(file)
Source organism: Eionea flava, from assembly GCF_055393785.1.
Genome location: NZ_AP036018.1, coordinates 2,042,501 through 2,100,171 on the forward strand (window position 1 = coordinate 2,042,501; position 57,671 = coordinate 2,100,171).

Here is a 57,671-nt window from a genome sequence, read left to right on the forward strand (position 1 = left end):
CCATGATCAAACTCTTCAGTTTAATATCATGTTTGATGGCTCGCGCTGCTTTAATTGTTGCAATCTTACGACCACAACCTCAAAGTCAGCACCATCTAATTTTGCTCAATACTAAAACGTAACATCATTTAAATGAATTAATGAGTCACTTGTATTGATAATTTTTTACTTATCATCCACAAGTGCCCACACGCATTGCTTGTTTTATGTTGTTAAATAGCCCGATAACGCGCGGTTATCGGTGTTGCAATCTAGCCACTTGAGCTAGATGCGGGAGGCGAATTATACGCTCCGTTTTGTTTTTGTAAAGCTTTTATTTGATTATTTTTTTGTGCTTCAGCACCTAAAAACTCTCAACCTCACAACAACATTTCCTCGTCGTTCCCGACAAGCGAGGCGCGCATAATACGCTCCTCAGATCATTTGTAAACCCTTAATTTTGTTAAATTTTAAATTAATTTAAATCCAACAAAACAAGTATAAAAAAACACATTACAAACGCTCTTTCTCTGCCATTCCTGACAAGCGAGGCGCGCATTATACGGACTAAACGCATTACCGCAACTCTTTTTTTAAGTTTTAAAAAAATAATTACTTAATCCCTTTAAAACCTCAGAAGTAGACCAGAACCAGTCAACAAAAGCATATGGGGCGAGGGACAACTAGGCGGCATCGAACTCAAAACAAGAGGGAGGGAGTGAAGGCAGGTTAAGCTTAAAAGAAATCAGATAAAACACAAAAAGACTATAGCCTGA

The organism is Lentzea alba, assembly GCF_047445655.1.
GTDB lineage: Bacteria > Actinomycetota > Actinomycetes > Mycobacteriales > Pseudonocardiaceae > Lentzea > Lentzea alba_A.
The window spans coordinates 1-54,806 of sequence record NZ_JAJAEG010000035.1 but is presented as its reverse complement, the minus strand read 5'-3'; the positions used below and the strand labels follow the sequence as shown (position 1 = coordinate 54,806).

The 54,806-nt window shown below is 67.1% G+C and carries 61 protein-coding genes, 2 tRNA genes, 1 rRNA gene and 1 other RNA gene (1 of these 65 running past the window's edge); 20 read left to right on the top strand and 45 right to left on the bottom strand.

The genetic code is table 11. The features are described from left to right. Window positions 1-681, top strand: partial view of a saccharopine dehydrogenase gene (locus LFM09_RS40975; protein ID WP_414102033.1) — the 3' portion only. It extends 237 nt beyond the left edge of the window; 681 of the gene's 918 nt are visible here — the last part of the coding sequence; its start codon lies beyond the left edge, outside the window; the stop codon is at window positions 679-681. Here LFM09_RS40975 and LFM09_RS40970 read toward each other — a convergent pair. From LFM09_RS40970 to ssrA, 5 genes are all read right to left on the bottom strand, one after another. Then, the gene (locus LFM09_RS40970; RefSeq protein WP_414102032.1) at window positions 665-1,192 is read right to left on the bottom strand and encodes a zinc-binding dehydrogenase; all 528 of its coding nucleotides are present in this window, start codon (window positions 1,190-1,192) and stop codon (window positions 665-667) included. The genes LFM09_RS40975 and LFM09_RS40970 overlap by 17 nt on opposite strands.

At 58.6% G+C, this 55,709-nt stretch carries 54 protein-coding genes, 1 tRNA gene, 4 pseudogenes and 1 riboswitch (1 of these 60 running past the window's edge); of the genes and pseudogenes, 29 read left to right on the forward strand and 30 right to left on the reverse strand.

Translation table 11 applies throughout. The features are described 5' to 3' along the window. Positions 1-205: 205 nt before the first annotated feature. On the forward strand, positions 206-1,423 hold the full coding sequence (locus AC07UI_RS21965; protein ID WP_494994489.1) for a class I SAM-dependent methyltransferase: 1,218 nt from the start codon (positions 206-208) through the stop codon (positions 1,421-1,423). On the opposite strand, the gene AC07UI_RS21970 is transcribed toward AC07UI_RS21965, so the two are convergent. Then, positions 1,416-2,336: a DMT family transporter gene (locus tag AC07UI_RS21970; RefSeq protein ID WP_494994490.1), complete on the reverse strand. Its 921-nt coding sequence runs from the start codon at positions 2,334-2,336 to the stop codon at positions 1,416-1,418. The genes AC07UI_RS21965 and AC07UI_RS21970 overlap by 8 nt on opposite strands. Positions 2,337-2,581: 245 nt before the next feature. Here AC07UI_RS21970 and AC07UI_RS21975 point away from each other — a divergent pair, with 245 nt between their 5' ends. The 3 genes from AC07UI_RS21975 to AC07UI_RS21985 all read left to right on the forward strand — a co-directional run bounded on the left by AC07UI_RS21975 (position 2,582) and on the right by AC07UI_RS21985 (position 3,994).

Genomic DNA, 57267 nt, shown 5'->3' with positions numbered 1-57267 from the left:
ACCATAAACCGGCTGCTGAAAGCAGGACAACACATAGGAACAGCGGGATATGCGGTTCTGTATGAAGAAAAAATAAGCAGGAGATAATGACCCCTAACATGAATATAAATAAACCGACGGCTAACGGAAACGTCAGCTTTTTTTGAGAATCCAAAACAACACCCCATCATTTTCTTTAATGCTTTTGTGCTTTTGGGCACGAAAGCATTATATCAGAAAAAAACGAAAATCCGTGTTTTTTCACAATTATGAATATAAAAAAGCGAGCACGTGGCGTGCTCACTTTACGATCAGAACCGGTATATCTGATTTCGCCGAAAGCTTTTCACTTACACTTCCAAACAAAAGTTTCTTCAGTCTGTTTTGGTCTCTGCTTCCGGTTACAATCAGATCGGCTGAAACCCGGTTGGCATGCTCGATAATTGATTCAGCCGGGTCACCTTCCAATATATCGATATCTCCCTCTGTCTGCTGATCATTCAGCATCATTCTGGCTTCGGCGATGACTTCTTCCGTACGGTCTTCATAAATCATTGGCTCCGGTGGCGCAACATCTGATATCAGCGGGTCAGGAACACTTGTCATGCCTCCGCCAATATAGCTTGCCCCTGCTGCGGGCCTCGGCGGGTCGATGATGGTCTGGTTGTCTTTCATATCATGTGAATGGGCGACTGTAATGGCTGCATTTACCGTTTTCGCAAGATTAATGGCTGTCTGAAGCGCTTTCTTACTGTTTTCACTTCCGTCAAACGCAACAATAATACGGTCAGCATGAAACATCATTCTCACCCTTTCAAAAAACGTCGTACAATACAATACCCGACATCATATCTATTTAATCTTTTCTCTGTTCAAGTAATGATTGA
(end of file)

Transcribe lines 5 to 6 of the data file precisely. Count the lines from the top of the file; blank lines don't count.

The organism is Lentzea alba, assembly GCF_047445655.1.
GTDB lineage: Bacteria > Actinomycetota > Actinomycetes > Mycobacteriales > Pseudonocardiaceae > Lentzea > Lentzea alba_A.